In September, Google announced its incredible “Street View” of the Great Barrier Reef, and this month the company's team will be mapping drier features, and going farther inland -- to the Grand Canyon.
Google announced the initiative on Wednesday and explained how members of the mapping team will use backpacks outfitted with the new Trekker camera system. The device employs 15 cameras (5 megapixels each) that snap photos every 2.5 seconds. The result is Google’s famous 360-degree panoramas.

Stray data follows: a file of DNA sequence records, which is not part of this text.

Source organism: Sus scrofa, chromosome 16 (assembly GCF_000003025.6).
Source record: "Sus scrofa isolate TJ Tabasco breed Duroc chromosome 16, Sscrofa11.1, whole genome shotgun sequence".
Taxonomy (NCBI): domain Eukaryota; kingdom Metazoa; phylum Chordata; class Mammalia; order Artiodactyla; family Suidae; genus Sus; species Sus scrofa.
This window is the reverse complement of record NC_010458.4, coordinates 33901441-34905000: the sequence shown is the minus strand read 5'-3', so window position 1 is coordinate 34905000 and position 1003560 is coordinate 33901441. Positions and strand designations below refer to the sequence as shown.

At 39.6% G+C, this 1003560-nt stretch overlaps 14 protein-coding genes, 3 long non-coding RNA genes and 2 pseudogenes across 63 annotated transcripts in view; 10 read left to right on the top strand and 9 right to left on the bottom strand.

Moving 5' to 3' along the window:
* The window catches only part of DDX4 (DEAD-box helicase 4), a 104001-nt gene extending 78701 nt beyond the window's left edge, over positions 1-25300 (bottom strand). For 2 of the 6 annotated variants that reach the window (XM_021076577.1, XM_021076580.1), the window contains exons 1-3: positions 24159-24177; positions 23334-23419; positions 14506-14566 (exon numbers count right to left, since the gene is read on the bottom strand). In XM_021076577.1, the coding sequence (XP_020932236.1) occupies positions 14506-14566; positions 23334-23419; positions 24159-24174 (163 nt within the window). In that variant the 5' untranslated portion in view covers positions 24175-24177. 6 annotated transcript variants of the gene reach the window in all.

The photos should include gorgeous shots of juniper trees, white asters, the Colorado River and countless columns and buttes. The team will start with the canyon’s South Rim vistas, the Bright Angel trail and the South Kaibab Trail. Passing hikers photographed will have their faces blurred for privacy.
When the expedition is finished, the photos will be stitched together to create the Street View.
The use of the backpacks won’t stop here. Per usual, Google is staying ambitious. The company wants to deploy them into more places including national forests, the canals of Venice and Mount Everest.
Google Street View now includes more than 3,000 cities in 43 countries, and its teams and volunteers have covered more than 5 million miles.
If you want to see the Trekker backpacks in action, check out this great slideshow from The Salt Lake Tribune.